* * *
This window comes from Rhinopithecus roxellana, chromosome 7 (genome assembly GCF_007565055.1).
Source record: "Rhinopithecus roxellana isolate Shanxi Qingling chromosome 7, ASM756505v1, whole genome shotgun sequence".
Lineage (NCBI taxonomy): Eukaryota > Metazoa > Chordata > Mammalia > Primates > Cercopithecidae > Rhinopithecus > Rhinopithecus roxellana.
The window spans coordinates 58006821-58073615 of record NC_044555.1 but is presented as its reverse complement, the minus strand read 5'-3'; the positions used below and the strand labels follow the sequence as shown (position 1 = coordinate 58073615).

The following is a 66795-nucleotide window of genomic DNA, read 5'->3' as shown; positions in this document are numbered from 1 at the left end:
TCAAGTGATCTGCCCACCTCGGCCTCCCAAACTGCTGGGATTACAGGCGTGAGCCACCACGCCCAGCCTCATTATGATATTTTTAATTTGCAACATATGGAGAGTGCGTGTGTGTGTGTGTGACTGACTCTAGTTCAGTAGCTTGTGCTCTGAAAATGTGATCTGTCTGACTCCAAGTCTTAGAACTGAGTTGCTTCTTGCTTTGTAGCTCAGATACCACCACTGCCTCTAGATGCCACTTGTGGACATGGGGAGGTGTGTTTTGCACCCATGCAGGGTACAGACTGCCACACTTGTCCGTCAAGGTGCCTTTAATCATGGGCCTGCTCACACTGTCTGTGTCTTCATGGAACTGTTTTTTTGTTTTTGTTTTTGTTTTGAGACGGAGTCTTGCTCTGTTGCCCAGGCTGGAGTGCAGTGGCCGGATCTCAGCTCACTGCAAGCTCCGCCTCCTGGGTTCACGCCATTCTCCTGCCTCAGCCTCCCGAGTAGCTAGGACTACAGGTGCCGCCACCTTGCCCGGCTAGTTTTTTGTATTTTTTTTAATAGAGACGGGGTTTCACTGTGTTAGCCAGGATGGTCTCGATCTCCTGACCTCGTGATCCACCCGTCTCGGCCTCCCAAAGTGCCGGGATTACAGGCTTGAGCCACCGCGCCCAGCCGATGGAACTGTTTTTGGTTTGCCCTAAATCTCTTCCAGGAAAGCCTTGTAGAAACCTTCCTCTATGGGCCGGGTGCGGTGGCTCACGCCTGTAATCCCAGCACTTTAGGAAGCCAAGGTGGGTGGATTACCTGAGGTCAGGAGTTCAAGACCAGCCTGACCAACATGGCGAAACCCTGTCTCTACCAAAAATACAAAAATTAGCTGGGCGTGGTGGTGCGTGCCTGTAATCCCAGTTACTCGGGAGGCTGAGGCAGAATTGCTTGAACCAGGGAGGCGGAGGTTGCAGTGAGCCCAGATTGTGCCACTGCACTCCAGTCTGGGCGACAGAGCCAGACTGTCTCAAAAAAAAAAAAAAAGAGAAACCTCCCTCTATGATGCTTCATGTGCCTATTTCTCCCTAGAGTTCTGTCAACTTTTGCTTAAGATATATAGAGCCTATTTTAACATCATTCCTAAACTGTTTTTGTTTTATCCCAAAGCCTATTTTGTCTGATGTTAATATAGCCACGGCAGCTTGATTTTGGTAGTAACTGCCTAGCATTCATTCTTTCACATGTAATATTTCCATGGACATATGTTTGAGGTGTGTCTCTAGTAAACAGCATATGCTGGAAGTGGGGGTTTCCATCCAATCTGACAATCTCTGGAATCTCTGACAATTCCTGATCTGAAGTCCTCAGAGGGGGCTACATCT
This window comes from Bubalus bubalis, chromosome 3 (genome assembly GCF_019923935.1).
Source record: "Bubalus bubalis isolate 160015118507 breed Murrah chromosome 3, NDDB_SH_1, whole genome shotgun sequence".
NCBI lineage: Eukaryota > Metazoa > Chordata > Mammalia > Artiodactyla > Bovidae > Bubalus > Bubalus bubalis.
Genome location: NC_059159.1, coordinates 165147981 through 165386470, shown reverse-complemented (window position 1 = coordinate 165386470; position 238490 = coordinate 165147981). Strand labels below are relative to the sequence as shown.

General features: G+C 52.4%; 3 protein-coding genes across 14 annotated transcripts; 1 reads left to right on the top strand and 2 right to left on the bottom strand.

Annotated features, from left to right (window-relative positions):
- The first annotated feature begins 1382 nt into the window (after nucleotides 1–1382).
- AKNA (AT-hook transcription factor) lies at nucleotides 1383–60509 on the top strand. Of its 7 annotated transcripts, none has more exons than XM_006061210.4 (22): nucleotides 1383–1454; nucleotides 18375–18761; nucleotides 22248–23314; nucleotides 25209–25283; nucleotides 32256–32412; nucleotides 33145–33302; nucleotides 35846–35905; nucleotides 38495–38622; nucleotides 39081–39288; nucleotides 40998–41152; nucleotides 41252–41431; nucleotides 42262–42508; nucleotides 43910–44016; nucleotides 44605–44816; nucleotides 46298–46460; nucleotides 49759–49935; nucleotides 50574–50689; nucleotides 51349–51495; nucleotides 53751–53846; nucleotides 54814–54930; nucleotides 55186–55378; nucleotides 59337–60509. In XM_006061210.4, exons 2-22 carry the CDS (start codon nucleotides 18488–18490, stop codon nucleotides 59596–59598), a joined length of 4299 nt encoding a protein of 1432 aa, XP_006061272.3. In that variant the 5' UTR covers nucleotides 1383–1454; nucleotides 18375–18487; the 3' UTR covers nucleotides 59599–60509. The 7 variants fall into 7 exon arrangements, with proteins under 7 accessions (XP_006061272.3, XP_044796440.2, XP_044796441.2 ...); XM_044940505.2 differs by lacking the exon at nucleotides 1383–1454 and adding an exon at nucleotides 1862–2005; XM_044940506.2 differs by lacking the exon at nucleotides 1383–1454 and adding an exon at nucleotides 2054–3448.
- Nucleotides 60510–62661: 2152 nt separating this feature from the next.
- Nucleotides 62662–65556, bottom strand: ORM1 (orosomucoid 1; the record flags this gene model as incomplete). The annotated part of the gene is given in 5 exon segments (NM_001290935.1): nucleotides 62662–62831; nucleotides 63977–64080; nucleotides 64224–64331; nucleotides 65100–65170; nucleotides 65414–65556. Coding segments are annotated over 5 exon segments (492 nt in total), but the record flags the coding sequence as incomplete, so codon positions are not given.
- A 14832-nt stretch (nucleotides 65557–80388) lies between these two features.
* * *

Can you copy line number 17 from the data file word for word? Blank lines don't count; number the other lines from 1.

- A 14832-nt stretch (nucleotides 65557–80388) lies between these two features.